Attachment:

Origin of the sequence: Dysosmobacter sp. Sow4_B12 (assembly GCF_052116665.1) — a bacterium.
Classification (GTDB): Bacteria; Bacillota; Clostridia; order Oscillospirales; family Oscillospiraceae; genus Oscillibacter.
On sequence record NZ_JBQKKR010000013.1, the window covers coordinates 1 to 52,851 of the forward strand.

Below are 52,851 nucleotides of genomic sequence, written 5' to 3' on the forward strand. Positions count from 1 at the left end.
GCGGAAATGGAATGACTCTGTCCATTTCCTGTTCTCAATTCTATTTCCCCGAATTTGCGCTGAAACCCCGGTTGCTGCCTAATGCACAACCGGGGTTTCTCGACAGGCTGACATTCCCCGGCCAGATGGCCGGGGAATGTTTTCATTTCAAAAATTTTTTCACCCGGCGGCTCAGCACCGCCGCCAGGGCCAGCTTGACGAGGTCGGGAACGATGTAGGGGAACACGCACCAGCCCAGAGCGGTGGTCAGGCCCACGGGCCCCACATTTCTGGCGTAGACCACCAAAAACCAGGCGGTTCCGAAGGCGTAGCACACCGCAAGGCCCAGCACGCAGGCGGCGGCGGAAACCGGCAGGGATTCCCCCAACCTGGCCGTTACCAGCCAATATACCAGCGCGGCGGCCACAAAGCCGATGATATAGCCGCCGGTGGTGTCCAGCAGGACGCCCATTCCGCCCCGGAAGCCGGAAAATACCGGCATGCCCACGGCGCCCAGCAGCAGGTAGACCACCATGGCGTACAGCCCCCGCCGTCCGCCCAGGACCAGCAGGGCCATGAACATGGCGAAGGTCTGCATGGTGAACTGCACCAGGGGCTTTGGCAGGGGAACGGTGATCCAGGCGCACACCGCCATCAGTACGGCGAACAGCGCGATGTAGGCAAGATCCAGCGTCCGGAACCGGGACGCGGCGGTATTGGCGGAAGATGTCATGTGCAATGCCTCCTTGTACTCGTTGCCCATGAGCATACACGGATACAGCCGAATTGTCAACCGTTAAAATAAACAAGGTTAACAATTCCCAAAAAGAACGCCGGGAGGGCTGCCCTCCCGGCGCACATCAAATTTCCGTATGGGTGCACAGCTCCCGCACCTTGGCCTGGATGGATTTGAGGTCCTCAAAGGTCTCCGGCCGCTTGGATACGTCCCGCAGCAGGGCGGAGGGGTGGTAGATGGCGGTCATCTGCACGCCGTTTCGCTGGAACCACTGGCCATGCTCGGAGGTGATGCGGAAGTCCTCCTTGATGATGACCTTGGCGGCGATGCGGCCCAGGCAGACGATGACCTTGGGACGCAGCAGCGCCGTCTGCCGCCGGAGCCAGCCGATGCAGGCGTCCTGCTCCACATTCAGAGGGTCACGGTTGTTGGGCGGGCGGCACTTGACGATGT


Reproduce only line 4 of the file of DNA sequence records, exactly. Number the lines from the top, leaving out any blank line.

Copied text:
Below are 52,851 nucleotides of genomic sequence, written 5' to 3' on the forward strand. Positions count from 1 at the left end.